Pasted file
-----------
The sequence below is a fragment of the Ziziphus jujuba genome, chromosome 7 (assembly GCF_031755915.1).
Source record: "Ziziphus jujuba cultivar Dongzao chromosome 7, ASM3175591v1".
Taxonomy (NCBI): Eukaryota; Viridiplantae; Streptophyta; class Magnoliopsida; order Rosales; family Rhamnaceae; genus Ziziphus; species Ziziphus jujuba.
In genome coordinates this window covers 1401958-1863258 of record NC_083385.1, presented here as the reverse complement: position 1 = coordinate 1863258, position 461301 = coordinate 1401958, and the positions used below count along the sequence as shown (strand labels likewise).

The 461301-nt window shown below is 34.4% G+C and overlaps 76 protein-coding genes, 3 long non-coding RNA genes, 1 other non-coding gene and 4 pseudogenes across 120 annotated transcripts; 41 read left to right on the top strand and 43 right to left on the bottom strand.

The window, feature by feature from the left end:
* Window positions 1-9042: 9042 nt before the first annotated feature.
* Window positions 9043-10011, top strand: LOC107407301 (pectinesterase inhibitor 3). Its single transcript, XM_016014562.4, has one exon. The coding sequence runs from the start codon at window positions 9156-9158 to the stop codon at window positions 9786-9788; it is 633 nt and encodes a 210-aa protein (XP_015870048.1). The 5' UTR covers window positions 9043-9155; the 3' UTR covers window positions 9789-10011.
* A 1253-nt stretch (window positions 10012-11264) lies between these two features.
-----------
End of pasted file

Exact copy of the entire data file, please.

The sequence below is a fragment of the Ziziphus jujuba genome, chromosome 7 (assembly GCF_031755915.1).
Source record: "Ziziphus jujuba cultivar Dongzao chromosome 7, ASM3175591v1".
Taxonomy (NCBI): Eukaryota; Viridiplantae; Streptophyta; class Magnoliopsida; order Rosales; family Rhamnaceae; genus Ziziphus; species Ziziphus jujuba.
In genome coordinates this window covers 1401958-1863258 of record NC_083385.1, presented here as the reverse complement: position 1 = coordinate 1863258, position 461301 = coordinate 1401958, and the positions used below count along the sequence as shown (strand labels likewise).

The 461301-nt window shown below is 34.4% G+C and overlaps 76 protein-coding genes, 3 long non-coding RNA genes, 1 other non-coding gene and 4 pseudogenes across 120 annotated transcripts; 41 read left to right on the top strand and 43 right to left on the bottom strand.

The window, feature by feature from the left end:
* Window positions 1-9042: 9042 nt before the first annotated feature.
* Window positions 9043-10011, top strand: LOC107407301 (pectinesterase inhibitor 3). Its single transcript, XM_016014562.4, has one exon. The coding sequence runs from the start codon at window positions 9156-9158 to the stop codon at window positions 9786-9788; it is 633 nt and encodes a 210-aa protein (XP_015870048.1). The 5' UTR covers window positions 9043-9155; the 3' UTR covers window positions 9789-10011.
* A 1253-nt stretch (window positions 10012-11264) lies between these two features.